Step Two: The Complaint and Summons
Prepare Complaint: You must prepare the Complaint according to the instructions given in this tutorial. The landlord shall file the original Complaint and enough copies of the Complaint for each tenant with the Clerk. You must attach a copy of the Three-Day Notice and a copy of the lease, if one exists. You must also attach a copy of the notice and lease to each copy of the Complaint. Some jurisdictions require that the complaint be signed in front of the clerk or be notarized. Upon filing ask the Clerk for the courtroom number and the phone number of the judge (and his or her assistant) assigned to your matter. You will need these numbers.
Issuance of Summons: After the Complaint is filed and the proper fee paid, the Clerk will issue an Eviction Summons/Residential. You may also prepare the Summons using the forms contained in this lesson. A copy of the Complaint, three-day notice, and lease (if one exists) will be attached for service on the tenant. The Sheriff or a private process server can serve the Summons. The clerk will ask you your preference as to Service. The Sheriff fee for service is generally $20.00--$40.00 but is subject to increase. A private process server may charge $30.00 more but could also be faster, which is a concern in any eviction. Some jurisdictions require that you personally deliver the Summons to the Sheriff's Office, which can be an additional time consuming task. Most private process server's have a drop box at the Clerk's office. Inquire of the clerk as to who has a drop box and contact that private process server to inform him that you have placed a summons in his box for service and additionally, you may then negotiate a fee, rush service, and service of both the five day and twenty day summons, if so desired.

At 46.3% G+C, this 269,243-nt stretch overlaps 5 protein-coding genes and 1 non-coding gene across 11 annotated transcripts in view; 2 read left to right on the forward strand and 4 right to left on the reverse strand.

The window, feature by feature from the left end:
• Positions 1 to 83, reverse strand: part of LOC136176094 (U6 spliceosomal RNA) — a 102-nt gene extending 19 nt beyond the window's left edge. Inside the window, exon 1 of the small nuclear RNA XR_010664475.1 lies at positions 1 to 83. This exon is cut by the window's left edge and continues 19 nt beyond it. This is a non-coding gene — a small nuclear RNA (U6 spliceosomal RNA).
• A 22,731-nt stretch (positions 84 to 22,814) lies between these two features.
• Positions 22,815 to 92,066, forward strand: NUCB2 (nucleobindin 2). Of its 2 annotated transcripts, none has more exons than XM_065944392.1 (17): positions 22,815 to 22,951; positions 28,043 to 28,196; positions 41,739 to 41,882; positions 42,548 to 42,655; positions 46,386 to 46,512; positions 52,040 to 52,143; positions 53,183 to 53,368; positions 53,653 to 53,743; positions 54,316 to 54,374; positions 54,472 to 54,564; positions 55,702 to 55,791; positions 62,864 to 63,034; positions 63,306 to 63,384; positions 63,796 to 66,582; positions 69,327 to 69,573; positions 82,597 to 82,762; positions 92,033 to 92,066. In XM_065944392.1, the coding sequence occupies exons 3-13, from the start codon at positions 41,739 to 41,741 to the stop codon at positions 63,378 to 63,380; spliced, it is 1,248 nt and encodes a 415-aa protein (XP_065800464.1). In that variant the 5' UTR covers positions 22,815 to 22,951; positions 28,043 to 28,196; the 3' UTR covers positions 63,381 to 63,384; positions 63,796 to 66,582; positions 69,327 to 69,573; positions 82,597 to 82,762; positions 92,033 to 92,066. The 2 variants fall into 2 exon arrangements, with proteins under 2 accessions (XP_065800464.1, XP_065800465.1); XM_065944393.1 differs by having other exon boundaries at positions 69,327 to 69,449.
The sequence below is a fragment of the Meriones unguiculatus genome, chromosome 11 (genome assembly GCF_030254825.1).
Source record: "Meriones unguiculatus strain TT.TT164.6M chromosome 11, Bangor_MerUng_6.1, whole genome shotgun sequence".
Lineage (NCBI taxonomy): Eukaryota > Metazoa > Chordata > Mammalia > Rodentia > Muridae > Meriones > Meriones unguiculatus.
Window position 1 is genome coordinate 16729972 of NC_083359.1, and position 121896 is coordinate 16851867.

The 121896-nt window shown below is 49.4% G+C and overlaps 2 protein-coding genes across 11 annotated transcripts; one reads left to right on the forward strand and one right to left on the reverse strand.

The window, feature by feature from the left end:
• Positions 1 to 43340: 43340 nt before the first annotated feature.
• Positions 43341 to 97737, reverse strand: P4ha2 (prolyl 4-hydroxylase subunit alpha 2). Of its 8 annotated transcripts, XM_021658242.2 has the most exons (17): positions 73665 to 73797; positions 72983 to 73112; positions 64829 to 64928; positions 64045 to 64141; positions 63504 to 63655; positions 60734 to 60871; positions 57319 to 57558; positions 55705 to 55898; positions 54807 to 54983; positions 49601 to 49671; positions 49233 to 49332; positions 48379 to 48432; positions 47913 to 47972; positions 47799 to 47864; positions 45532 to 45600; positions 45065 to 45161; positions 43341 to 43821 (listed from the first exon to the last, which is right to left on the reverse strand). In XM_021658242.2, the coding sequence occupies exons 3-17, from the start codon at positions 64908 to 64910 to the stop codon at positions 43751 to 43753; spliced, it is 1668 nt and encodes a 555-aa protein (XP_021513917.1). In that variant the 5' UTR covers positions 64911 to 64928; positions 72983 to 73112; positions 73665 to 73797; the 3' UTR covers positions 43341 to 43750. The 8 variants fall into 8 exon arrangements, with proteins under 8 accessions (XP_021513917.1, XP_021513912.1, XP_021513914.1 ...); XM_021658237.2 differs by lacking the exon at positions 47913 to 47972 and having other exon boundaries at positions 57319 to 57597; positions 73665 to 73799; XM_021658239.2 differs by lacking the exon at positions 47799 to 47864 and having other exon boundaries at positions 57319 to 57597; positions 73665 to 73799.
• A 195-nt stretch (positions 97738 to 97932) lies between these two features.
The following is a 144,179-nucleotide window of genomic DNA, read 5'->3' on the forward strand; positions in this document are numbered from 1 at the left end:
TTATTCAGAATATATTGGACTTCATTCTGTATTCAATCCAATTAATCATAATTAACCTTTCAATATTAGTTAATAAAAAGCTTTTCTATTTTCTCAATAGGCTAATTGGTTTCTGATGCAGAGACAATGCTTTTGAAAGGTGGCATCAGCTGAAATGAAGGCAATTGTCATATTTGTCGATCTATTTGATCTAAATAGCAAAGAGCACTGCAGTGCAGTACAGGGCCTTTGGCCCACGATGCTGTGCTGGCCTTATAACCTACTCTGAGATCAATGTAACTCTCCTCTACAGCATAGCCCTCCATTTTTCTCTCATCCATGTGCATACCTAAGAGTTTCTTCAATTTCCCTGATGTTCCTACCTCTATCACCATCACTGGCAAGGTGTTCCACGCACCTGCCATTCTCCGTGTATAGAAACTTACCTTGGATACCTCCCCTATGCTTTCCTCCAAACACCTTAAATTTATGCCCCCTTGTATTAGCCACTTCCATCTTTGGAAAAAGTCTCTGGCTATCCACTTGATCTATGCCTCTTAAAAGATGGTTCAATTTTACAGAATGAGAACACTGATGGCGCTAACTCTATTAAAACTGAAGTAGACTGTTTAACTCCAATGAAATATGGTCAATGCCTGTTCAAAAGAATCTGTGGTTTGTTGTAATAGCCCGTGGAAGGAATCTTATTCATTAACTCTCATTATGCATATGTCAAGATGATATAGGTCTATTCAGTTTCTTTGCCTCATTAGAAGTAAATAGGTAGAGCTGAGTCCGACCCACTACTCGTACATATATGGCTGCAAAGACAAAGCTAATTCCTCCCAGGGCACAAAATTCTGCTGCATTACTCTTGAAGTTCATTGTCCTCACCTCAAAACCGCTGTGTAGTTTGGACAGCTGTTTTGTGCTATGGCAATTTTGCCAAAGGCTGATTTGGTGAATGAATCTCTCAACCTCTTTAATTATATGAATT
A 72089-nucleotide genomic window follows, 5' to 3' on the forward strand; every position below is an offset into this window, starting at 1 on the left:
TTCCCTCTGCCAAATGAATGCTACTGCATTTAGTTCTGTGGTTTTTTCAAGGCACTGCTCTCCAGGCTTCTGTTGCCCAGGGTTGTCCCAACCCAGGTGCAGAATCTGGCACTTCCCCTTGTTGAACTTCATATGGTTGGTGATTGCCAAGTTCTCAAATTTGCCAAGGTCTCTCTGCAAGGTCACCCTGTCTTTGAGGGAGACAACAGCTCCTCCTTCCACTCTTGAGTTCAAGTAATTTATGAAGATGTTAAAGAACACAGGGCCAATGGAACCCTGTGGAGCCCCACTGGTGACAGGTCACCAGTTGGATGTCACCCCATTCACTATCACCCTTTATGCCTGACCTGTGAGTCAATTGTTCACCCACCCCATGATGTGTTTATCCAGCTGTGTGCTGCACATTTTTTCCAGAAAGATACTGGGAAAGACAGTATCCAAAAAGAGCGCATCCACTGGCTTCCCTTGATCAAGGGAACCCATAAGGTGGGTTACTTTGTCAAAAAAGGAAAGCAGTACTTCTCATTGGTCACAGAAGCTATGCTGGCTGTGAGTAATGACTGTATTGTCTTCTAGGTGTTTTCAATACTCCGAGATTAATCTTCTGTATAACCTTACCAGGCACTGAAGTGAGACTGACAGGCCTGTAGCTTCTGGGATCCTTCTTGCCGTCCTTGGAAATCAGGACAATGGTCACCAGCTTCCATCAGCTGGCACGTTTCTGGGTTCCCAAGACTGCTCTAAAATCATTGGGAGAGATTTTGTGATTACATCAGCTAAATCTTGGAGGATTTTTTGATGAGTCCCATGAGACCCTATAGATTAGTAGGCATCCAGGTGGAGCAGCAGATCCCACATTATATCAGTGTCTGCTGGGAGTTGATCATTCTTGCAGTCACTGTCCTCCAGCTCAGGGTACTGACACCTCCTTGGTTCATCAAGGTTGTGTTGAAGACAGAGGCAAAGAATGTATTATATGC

Certificate of Mailing: Most jurisdictions will require that you bring enough stamped envelopes for each tenant for mailing of the complaint by the Clerk to the tenant. This is to insure that the tenant receives the complaint regardless of service of process. Certificate of Mailing.
Step Three - Day in Court
Answer by Tenant to a Five Day Summons: The tenant has five days (exclusive of Saturdays, Sundays and holidays) after service of the Summons to file an answer. There are three or four usual scenarios:
1. DEFAULT--Tenant Does Not Respond. File a Motion For Default for issuance by the Clerk. The Clerk is authorized to enter a Default at the end of five days after service is obtained upon the tenant. After the Clerk's Default is obtained file a Motion For Final Judgement of Possession accompanied by an Order for Final Judgement For Possession. None of this should require a hearing but you must continually check with the judge's assistant or the Clerk to see if your matter has been concluded. The judge should sign the Order in chambers. Upon receipt of the Order for Final Judgement For Possession from the Judge the Clerk will prepare or you will give the clerk for preparation a Writ of Possession. That Writ of Possession must then be taken to the Sheriff for execution. The fee is currently $70.00 for execution of a Writ of Possession. Generally, the Sheriff takes two or three days to serve the Writ. The Writ must be posted to the door of the property and gives the tenant 24 hours to vacate. Some jurisdictions (notably Miami-Dade County) do not count the day of service and begin the 24 hours after midnight on the day of service thereby allowing the tenant more that 24 hours. Additionally, the Sheriff's offices are swamped with evictions in the larger counties due to the foreclosure issues. You must be vigilant in contacting the sheriff and getting your Writ served timely. You must also furnish the Clerk with pre-addressed stamped envelopes to the tenant(s) and yourself for mailing of the conformed copy of the Final Judgment.